"A people without a language of its own is only half a nation. A nation should guard its language more than its territories - 'tis a surer barrier, and more important frontier, than fortress or river."

Thomas Davis - 1840

"If the Gaelic League made it its business to enable the Gael to live in the gaeltacht and prosper there, and dropped all its other work, the language would be saved. If the League continues to do everything else but this, the language will be lost."

Séamus Ó hAodha - Sinn Féin (Arthur Griffith's Newspaper) 1914

"...the use of English by officials throughout the Gaeltacht is tolerated without question by most of the responsible Civil Service Authorities. The fact that there are areas where, apart from the question of the National language altogether, efficient administration would demand that Irish should be the first language of officials, is ignored in the pressing importance of those aspects of administration that are most readily seen at Headquarters.'

Coimisiún na Gaeltachta, 1926

"None of the organs of the State, legislative, executive or judicial may derogate from the pre-eminent status of the Irish language as the national language of the State without offending against the Constitutional position....."

Chief Justice Kennedy - 1934

Ceart Teanga na Gaeltachta

Unofficial site

From Language Revival to Survival

By Donncha Ó hÉallaithe

The Irish State established in 1923 with a native government at the helm, adopted the revival of Irish, as an important national objective. This was to be expected as the state was born out of a struggle for independence, the ideological basis for which was dependent to a large extent on asserting a separate national identity based on language. It was hoped that Irish would replace English, in the same way as English had replaced Irish in the previous century. This was to be accomplished by teaching Irish to all schoolchildren; by making Irish compulsory for all state examinations and for new entry to the Civil Service. It was intended to gaelicise the internal work of the administration, as soon as sufficient civil servants had a working ability in the language. It was hoped to revise the language shift in the Gaeltacht, so that new territories could be added to the existing Irish speaking areas.

Up to the 1960s the state more or less continued to insist on reviving Irish, even though the results of efforts in the previous 40 years were disappointing. While many people had been taught Irish, there was little opportunity to use it, outside of school. The Irish speaking areas continued to shrink, although at a slower rate. The burden of reviving Irish was causing resentment and whatever public enthusiasm for revival that may have existed during the 1920s and 30s had evaporated by the 1960s, leading to changes in policies, which fuelled a feeling of betrayal among Irish language enthusiasts as the state retreated from revival to a vague form of language promotion.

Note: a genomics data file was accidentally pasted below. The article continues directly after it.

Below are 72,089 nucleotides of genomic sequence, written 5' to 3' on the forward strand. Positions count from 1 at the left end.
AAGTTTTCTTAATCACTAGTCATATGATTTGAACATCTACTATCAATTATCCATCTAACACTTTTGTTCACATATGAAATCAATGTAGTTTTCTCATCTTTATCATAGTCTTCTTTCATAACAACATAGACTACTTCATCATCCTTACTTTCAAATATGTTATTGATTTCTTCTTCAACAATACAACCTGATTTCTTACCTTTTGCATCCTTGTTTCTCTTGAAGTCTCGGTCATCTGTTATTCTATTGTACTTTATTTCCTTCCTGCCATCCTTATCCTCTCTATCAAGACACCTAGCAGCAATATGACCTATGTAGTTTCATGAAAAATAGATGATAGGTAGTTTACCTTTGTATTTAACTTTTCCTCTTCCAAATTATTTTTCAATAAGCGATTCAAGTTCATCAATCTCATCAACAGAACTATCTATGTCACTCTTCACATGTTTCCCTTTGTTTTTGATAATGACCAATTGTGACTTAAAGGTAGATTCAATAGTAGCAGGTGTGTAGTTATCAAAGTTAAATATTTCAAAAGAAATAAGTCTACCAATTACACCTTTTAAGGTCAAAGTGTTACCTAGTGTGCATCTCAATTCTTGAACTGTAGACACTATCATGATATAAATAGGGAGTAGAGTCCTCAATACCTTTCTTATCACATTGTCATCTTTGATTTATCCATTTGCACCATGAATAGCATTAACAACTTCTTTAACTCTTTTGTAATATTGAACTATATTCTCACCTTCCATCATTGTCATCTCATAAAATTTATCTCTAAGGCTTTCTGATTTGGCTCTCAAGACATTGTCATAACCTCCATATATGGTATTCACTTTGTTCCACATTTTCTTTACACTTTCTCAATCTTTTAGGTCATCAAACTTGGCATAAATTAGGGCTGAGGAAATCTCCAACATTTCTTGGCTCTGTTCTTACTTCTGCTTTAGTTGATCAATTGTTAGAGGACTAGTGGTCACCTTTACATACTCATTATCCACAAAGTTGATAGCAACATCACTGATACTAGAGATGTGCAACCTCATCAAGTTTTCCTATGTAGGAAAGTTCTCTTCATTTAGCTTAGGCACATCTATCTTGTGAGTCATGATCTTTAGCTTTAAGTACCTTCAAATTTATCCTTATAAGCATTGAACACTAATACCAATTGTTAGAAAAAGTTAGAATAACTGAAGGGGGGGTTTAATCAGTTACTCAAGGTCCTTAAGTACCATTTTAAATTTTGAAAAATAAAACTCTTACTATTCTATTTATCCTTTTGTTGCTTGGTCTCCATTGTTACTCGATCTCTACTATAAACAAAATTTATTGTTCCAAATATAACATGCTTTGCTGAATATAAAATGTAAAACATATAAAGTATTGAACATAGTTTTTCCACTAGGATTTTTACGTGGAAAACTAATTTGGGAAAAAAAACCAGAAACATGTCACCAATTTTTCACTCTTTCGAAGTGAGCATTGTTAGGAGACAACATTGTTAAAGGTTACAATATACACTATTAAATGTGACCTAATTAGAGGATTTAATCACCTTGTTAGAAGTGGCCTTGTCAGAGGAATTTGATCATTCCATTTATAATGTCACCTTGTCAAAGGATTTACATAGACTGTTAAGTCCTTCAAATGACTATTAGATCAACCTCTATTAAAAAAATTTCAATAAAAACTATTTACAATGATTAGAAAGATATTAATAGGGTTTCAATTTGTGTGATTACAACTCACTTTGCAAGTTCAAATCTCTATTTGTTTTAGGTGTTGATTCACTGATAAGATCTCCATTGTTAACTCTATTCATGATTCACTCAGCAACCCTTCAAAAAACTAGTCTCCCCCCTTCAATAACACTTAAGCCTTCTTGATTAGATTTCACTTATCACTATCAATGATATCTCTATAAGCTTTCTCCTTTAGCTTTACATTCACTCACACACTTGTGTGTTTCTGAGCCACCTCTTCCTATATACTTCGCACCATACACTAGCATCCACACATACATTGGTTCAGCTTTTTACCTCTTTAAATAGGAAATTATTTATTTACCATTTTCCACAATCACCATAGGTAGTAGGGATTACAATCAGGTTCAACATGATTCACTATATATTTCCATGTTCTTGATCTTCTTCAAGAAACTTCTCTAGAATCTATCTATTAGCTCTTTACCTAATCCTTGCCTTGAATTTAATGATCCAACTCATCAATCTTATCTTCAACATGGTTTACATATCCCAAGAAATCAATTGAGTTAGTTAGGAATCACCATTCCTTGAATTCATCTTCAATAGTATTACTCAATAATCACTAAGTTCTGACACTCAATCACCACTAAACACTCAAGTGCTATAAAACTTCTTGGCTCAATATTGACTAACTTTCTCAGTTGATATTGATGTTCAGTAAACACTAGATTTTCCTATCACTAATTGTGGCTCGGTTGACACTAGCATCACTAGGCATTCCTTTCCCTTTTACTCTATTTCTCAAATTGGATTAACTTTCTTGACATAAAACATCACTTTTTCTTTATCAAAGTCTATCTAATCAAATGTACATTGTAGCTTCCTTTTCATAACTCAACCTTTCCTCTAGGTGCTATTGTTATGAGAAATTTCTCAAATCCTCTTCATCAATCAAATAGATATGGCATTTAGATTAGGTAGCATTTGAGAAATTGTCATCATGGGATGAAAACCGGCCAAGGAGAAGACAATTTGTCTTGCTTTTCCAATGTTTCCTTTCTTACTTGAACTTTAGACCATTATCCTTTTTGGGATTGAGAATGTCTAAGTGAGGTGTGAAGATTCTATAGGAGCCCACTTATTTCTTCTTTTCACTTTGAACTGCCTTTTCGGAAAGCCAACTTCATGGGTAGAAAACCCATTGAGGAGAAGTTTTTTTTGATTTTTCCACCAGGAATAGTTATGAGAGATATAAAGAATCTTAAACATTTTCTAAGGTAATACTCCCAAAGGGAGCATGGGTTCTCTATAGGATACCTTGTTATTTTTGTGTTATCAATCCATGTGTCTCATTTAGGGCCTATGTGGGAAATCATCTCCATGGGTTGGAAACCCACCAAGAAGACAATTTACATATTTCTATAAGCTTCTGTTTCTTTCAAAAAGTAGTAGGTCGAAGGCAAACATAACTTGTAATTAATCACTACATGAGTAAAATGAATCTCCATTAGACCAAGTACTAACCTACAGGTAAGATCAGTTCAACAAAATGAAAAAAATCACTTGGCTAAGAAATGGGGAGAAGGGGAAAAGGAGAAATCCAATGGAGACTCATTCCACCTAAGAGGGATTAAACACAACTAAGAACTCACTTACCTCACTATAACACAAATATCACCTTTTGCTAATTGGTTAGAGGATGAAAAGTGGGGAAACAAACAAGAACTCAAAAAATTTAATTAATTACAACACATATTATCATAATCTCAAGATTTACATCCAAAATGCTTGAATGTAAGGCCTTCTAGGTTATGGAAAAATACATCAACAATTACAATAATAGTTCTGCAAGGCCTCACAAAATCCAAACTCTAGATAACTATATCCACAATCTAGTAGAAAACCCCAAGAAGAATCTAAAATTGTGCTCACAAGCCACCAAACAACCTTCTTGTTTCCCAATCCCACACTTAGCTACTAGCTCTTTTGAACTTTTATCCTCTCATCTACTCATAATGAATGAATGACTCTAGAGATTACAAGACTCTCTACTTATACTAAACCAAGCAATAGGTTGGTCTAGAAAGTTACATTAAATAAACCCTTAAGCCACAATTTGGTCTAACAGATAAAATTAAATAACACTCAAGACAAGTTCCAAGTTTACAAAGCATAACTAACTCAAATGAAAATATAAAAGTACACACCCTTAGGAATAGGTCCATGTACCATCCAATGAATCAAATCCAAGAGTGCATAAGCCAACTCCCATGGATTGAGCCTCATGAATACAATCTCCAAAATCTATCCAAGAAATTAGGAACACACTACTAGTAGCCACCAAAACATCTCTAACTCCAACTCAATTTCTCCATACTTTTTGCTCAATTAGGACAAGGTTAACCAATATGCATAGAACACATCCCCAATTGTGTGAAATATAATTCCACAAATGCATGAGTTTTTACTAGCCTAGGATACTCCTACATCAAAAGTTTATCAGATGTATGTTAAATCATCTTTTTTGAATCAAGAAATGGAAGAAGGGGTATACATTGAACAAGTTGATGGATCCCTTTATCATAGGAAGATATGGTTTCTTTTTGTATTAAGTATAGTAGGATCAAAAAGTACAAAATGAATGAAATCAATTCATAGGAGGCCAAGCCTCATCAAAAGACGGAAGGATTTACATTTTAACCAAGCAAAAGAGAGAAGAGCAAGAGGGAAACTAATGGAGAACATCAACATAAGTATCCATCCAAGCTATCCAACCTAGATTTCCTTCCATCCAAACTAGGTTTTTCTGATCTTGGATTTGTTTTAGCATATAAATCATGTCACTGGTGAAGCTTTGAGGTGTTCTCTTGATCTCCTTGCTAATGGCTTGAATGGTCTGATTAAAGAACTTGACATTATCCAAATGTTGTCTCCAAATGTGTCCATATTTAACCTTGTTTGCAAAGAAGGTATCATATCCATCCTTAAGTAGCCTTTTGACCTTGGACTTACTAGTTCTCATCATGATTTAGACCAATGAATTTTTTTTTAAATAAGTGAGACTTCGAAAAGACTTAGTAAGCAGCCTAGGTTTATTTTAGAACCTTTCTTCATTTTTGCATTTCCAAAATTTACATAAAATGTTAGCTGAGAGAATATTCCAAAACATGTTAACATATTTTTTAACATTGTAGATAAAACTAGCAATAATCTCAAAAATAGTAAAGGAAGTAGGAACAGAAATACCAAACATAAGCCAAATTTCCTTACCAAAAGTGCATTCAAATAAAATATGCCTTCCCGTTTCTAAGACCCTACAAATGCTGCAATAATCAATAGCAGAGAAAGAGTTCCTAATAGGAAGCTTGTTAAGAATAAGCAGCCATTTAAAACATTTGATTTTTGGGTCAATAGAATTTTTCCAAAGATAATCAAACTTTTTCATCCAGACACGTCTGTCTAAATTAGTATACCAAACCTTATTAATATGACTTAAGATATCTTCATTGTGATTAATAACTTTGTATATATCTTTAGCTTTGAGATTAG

What went wrong with the revival? Was it ever feasible? Would the pursuit by the state of more realisable linguistic objectives have yielded better results? What are the chances of Irish surviving as a living language, or will it become another of the thousands of languages that will become extinct during this century?  These are some of the issues that will be looked at, in this review of the Irish revival project.

Read the entire paper!

Planning in the Galway Gaeltacht

Land and language conservation
Galway Advertiser (22/3/2007)

Gaeltacht housing decision welcomed (An Rinn)
Irish Times (15/3/2006)
The order from Bó Pleanála

Irish speakers rule upheld on houses
Irish Indo (14/3/2006)

Talking the sweet talk!
article by Pól Ó Muirí (Magil, 25/2/05)

"Say it in Breac n' English" Part 4
Article by Seaghán Ó Murchú (The Blanket - 25/9/04)
Click on links to Parts 1, 2 and 3

Mixed messages for Irish in new census
Davyth A. Hicks (Eurolang 5/4/04),

Power Differentials in Language Planning
Joe Mac Donncha (NUIG - 20/4/02 - Barcelona)

A Plan to save the Irish Language by creating a New Town in the Gaeltacht
R.A McCartney (2002)

Teilifís na Gaeilge as a Public Sphere
Iarfhlaith Watson (ICR Volume 7 1997)

Our National Language
Thomas Davis (1840)

Pages in Irish
Leathanaigh i nGaeilge

Amach anseo!